By many who cited the fact
Of unrest overseas
Since they started to ease,
A tack which the right never backed.
"Food inflation is quite a misstatement,"
Said the Fed, "Of what lowering the rate meant;
For oil and wheat
Beat a hasty retreat
On the days when we signaled abatement."
The Federal Reserve's "QE2" program of stimulating the markets through purchases of Treasury bonds has coincided with price increases of 30-50% for metals, fuels and food since last August. Hawkish commentators such as Larry Kudlow and right-wing bloviators such as Rush Limbaugh have seized on this fact to claim that the Fed's easing caused commodity inflation. The argument is that it created excess capital flows that bid up the prices of assets around the world. The criticism took on apocalyptic overtones when food protests erupted in Arabic countries and led to political upheaval.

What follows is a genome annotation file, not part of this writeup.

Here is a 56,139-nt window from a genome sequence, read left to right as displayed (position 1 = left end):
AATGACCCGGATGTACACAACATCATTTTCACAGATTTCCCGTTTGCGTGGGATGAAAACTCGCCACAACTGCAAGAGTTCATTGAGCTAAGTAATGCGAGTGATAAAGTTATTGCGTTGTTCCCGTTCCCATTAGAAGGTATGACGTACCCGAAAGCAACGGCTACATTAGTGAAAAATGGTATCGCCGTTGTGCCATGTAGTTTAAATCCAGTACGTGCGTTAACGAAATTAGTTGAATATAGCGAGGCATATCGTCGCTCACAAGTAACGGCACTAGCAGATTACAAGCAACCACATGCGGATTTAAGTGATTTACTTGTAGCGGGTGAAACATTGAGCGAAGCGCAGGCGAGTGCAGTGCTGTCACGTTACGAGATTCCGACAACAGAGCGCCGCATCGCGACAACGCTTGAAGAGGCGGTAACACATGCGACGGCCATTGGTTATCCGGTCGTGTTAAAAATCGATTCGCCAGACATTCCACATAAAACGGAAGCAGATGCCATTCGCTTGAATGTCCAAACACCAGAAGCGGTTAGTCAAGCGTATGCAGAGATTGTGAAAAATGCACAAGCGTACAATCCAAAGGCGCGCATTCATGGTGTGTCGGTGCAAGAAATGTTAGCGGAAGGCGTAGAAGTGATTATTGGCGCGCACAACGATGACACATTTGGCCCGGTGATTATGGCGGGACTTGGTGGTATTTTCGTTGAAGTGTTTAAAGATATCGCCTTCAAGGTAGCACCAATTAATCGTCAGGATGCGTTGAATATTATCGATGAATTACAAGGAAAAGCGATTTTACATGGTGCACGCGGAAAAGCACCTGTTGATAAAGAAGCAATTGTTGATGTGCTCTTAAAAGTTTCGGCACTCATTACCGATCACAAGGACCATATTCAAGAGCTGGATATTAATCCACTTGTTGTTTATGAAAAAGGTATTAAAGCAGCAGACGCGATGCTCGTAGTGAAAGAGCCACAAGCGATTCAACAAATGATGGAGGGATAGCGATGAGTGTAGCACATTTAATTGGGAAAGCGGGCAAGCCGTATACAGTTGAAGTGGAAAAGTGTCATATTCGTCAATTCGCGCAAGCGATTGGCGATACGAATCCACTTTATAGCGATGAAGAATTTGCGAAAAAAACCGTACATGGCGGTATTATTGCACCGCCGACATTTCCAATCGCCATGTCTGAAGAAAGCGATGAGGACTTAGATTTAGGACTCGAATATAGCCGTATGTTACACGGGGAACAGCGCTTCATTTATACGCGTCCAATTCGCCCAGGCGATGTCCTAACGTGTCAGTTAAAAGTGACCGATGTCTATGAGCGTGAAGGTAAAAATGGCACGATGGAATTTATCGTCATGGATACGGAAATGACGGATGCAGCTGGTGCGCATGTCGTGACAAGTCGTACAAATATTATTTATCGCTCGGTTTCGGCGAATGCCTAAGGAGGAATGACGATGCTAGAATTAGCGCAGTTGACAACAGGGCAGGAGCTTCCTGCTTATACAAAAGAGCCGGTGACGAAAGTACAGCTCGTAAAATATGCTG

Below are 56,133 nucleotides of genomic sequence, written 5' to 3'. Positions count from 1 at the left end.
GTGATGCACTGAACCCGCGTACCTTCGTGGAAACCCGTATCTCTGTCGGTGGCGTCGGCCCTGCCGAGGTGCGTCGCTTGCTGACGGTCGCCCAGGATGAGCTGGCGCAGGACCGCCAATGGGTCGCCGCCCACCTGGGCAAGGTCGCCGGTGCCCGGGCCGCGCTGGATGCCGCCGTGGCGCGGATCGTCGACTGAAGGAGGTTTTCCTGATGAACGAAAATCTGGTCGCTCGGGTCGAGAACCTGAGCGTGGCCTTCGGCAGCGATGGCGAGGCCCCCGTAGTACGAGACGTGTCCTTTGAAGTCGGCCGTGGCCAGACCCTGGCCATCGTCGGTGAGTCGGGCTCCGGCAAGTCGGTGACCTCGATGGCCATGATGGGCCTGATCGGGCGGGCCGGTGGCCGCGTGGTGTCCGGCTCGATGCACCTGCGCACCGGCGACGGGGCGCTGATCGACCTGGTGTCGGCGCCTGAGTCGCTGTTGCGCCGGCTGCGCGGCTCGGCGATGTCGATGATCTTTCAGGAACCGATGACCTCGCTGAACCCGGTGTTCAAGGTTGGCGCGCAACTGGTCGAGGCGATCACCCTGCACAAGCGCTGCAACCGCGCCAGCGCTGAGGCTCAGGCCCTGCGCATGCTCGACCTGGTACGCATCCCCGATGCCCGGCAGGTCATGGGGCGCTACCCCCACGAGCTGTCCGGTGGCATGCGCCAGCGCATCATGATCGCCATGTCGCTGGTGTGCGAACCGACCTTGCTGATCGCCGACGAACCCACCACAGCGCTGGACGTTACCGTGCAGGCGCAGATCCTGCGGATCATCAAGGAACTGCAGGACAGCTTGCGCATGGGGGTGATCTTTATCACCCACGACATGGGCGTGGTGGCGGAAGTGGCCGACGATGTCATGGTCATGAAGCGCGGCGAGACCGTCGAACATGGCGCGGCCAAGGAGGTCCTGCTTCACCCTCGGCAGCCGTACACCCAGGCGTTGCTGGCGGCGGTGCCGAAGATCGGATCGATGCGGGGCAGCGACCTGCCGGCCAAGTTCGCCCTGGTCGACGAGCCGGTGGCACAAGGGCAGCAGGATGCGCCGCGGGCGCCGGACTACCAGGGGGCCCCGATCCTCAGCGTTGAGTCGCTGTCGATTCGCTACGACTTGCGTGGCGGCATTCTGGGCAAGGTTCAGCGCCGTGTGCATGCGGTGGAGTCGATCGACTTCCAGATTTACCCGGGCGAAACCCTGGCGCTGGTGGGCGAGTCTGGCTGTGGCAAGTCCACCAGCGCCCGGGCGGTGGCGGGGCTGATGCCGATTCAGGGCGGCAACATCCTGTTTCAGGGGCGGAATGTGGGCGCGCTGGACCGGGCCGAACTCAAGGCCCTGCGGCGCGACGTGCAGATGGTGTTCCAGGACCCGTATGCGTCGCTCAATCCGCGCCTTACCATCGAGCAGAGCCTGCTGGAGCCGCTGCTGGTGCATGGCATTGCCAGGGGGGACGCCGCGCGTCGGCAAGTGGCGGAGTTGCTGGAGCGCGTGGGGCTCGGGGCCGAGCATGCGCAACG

In response, two reasearchers from the San Francisco Fed have published a rather polite study, which concludes that they "cannot provide evidence" that QE2 caused food inflation. The reason is that, on the days when new asset purchases were announced, commodity markets tended to retreat; the market therefore thought of QE2 as bearish for commodities. Left unanswered, however, is the question of whether excess capital did in fact cause more buying of commodities and the overall bullish trend.
The San Francisco Fed's omission does of course leave the field wide open for blogging poets to address this crucial question, which we will bravely attempt.